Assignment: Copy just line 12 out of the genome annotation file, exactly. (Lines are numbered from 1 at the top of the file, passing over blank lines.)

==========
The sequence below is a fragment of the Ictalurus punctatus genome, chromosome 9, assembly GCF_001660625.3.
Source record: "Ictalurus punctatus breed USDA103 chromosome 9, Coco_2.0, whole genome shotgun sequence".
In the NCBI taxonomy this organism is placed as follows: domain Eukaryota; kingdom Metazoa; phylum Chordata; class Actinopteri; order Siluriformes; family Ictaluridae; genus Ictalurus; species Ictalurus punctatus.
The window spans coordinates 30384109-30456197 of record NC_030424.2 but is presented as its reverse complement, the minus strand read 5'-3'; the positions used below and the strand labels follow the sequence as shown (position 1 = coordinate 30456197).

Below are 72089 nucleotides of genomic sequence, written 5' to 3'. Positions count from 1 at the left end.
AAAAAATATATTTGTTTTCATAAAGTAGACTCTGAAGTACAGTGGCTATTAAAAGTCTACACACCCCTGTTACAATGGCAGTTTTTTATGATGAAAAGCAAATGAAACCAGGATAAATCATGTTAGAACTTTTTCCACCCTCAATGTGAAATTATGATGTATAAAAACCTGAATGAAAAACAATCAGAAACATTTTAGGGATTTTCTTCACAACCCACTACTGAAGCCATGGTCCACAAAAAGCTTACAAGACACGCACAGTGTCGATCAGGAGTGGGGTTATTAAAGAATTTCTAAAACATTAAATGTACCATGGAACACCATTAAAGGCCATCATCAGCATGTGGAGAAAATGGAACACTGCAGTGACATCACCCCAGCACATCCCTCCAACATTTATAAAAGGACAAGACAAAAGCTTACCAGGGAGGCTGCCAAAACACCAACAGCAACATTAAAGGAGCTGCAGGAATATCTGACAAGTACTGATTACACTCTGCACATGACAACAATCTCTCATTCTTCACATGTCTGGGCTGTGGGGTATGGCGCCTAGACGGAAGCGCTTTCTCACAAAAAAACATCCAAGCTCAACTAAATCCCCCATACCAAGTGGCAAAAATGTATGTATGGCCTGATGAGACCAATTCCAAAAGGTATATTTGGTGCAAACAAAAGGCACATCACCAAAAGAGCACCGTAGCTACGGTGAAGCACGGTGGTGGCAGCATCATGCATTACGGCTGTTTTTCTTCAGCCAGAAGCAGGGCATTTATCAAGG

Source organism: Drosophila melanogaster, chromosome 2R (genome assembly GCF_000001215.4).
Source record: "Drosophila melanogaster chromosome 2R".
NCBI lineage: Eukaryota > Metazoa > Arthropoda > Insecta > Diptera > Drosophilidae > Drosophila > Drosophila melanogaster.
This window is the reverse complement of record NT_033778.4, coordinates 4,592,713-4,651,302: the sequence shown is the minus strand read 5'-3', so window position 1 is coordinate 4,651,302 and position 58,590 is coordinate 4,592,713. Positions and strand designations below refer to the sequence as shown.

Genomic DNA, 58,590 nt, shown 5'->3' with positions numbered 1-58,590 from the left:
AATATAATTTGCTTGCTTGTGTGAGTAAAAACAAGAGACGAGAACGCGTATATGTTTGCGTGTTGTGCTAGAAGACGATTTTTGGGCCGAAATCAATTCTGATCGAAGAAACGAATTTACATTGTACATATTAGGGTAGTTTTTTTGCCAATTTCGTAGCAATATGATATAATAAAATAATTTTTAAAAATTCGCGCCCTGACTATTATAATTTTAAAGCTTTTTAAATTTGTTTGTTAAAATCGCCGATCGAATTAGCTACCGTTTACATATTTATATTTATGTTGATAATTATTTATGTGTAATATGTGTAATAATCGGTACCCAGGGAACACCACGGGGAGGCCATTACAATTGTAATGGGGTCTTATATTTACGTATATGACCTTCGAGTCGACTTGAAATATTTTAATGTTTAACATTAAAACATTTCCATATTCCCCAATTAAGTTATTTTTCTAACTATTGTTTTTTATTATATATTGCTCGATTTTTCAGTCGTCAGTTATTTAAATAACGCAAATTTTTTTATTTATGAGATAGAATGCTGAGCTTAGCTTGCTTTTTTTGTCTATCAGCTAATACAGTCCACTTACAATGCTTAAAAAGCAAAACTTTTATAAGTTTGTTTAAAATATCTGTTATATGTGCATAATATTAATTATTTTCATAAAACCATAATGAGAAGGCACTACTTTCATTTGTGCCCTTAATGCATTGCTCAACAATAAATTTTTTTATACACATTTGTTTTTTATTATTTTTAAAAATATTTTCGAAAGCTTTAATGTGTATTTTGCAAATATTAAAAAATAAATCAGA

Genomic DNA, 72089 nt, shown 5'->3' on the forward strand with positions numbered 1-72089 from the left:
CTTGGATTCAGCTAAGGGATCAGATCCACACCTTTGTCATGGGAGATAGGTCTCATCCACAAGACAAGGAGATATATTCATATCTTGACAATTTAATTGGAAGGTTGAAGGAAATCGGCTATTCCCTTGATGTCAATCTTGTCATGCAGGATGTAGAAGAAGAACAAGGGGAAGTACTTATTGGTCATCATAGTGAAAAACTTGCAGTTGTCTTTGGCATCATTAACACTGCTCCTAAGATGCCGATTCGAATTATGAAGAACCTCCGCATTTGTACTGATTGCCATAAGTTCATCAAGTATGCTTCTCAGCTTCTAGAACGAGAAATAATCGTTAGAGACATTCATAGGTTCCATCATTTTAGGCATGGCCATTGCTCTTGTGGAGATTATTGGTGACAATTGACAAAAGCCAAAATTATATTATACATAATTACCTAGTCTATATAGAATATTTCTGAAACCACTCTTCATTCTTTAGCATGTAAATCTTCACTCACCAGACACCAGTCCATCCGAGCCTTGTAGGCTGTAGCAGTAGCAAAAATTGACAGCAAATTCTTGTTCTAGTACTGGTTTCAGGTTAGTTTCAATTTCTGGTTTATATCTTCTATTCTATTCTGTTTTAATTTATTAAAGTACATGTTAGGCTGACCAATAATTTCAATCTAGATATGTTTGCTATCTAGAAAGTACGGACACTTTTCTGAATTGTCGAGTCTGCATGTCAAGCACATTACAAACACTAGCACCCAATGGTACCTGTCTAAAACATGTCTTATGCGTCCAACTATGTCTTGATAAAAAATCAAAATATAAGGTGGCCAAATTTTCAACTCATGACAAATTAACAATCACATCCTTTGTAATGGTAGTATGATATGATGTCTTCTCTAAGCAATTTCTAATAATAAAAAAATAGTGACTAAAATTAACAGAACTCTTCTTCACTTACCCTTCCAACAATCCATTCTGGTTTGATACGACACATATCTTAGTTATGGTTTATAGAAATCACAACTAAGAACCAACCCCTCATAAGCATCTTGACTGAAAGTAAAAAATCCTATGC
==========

AATATAATTTGCTTGCTTGTGTGAGTAAAAACAAGAGACGAGAACGCGTATATGTTTGCGTGTTGTGCTAGAAGACGATTTTTGGGCCGAAATCAATTCTGATCGAAGAAACGAATTTACATTGTACATATTAGGGTAGTTTTTTTGCCAATTTCGTAGCAATATGATATAATAAAATAATTTTTAAAAATTCGCGCCCTGACTATTATAATTTTAAAGCTTTTTAAATTTGTTTGTTAAAATCGCCGATCGAATTAGCTACCGTTTACATATTTATATTTATGTTGATAATTATTTATGTGTAATATGTGTAATAATCGGTACCCAGGGAACACCACGGGGAGGCCATTACAATTGTAATGGGGTCTTATATTTACGTATATGACCTTCGAGTCGACTTGAAATATTTTAATGTTTAACATTAAAACATTTCCATATTCCCCAATTAAGTTATTTTTCTAACTATTGTTTTTTATTATATATTGCTCGATTTTTCAGTCGTCAGTTATTTAAATAACGCAAATTTTTTTATTTATGAGATAGAATGCTGAGCTTAGCTTGCTTTTTTTGTCTATCAGCTAATACAGTCCACTTACAATGCTTAAAAAGCAAAACTTTTATAAGTTTGTTTAAAATATCTGTTATATGTGCATAATATTAATTATTTTCATAAAACCATAATGAGAAGGCACTACTTTCATTTGTGCCCTTAATGCATTGCTCAACAATAAATTTTTTTATACACATTTGTTTTTTATTATTTTTAAAAATATTTTCGAAAGCTTTAATGTGTATTTTGCAAATATTAAAAAATAAATCAGA